In our lay-led services, we have discovered the cathartic and soul-stretching strength of closing our eyes and walking ourselves, together, through words of contrition. "I haven't been the person I want to be." "I could have been braver in that situation today." "I didn't act in good faith." "I found an excuse for my behavior or lack of action." Contrary to the assumption of many religious liberals, this is not wallowing in self-doubt or self-condemnation, it speaking from a place of aspiration and truth-telling.
We follow that with a long pause during which we can personally talk to ourselves, and/or to God. We think it's important to take time and not rush this. For our inner selves to truly feel the impact of honesty and contrition, takes more than glossing over words quickly.
As one of our worship collaborators points out, "Even when we do say we're sorry, we move so quickly into self-forgiveness that I wonder if the process is given the time it needs to go deeply into honesty and thereafter to heal through affirmation." Wise words.
To say we're sorry is not only honest, but also means we aspire to be our best selves.
It means we take responsibility.
To be grateful means we know we aren't in control -
we know we are lucky to be alive.
Following contrition, come words of affirmation: "We will try to do better." "We know that, in community, we can count on others to help us grow." "We find strength in sharing our burdens and rejoicing in each others gratitudes."
At the same token, we wish we would build more places into our lives and into worship to acknowledge the deep gratitude we feel for the gift of Life - in all it's messy manifestations of joy and sorrow.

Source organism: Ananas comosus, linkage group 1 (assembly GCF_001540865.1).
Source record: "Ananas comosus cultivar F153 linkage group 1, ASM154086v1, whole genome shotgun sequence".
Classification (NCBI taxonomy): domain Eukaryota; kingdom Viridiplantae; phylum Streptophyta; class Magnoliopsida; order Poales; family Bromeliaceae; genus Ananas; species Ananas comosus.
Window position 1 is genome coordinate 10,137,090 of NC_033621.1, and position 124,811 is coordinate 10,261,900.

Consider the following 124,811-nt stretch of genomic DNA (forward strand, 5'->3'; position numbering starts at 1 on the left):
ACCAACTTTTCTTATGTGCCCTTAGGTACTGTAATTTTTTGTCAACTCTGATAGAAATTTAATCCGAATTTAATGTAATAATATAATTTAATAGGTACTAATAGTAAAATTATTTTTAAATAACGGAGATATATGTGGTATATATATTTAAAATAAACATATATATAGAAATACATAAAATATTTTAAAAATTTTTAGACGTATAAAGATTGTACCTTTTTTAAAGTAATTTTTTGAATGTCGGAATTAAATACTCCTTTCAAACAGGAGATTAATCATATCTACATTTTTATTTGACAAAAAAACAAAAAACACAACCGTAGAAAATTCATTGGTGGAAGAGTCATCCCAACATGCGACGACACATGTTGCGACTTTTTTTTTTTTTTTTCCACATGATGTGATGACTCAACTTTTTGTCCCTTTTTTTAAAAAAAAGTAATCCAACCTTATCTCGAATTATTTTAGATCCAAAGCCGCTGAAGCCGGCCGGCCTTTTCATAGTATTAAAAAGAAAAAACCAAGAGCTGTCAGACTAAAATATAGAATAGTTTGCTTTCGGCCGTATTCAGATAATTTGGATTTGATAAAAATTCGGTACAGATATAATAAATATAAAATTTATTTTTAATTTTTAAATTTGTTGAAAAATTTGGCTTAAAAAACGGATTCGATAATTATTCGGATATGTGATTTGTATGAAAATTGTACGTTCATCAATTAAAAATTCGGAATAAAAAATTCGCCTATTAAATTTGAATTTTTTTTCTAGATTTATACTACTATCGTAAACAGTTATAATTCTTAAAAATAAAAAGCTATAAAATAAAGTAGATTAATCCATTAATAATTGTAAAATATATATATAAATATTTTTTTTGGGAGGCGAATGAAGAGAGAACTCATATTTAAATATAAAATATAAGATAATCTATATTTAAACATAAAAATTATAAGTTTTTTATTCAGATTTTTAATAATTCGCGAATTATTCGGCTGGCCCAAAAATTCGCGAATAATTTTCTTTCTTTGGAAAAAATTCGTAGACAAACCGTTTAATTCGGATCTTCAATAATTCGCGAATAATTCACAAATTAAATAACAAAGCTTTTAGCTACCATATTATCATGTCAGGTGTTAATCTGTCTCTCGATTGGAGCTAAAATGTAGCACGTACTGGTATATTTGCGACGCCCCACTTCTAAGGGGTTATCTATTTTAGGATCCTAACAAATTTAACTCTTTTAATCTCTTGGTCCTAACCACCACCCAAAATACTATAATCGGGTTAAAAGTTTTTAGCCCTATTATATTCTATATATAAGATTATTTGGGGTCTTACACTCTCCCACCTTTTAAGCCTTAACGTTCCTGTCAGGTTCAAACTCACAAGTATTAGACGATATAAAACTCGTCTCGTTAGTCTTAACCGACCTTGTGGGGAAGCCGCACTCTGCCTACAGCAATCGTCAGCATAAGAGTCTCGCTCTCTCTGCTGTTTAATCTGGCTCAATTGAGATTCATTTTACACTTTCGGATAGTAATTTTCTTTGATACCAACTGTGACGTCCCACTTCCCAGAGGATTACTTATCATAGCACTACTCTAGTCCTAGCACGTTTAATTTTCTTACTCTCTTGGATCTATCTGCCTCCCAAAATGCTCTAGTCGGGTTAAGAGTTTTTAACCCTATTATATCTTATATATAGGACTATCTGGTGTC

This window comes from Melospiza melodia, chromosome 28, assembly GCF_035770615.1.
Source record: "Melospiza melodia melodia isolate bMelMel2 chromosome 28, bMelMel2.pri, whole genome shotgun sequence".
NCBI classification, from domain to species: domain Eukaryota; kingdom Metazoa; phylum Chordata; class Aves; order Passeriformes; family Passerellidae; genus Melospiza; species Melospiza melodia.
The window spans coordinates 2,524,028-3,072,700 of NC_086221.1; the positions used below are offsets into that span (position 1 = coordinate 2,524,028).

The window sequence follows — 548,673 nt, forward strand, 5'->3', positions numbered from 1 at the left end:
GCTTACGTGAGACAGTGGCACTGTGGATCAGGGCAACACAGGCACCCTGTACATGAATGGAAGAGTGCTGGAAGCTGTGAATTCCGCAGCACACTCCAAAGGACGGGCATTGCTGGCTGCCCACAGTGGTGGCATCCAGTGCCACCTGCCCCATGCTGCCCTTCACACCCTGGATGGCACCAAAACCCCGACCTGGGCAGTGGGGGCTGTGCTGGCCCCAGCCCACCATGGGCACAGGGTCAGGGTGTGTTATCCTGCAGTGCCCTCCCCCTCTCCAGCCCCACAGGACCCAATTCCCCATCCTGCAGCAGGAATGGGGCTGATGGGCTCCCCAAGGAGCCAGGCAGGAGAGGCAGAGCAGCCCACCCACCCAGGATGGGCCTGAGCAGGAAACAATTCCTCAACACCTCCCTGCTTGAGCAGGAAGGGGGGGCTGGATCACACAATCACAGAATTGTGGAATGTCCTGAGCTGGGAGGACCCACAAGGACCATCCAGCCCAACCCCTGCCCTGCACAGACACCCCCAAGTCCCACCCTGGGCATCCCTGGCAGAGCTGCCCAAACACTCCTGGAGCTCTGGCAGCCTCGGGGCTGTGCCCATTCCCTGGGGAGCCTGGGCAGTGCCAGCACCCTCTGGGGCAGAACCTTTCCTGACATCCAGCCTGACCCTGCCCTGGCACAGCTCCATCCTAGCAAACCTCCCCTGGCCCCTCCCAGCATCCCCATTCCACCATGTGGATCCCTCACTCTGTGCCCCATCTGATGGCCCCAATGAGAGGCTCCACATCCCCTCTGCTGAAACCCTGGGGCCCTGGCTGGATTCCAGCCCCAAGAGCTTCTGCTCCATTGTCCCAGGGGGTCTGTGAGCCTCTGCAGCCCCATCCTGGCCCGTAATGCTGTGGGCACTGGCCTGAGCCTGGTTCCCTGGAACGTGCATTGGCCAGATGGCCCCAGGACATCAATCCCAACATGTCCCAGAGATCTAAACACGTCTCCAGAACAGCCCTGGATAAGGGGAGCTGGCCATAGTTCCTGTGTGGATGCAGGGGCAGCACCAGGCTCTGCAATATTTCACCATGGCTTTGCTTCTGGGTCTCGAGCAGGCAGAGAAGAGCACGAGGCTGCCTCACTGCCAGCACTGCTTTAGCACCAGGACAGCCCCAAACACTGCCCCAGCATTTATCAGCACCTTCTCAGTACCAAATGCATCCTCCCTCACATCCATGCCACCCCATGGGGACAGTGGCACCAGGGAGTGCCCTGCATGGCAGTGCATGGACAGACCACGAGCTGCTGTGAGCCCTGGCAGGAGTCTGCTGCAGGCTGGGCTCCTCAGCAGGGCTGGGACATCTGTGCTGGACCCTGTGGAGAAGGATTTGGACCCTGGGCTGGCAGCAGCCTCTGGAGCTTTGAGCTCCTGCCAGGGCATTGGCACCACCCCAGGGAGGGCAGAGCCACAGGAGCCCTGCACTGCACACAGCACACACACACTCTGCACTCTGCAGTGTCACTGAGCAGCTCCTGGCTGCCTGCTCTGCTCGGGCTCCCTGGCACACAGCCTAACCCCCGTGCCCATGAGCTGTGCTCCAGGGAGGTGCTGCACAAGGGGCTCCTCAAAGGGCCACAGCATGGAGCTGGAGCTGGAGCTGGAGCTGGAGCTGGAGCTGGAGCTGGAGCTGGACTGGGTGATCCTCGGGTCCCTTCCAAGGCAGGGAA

A friend of mine recently shared that her son, a born UU, has been deeply effected by his contact with Catholic friends and now says grace before every meal. His parents were a bit taken aback, but see it as a sign that he is taking charge of his own spirituality. My first reaction is, "How sad that he didn't learn that habit in church." When we started saying grace before our common meal before our mid-week lay-led service, it was greeted by some with discomfort and a disparaging comment or two. We continued anyway and got quite used to it and it became second nature to those of us who made mid-week worship a part of our spiritual practice.
To carve out time in worship to allow for personal honesty - both contrition and gratitude - is risky, but so worth it. It's challenging to look into a mirror of our character and acknowledge what we see. It takes humility to admit that much of what we have or what we experience are gifts given to us by others or through Grace. Humility is a virtue we could all do well to embrace.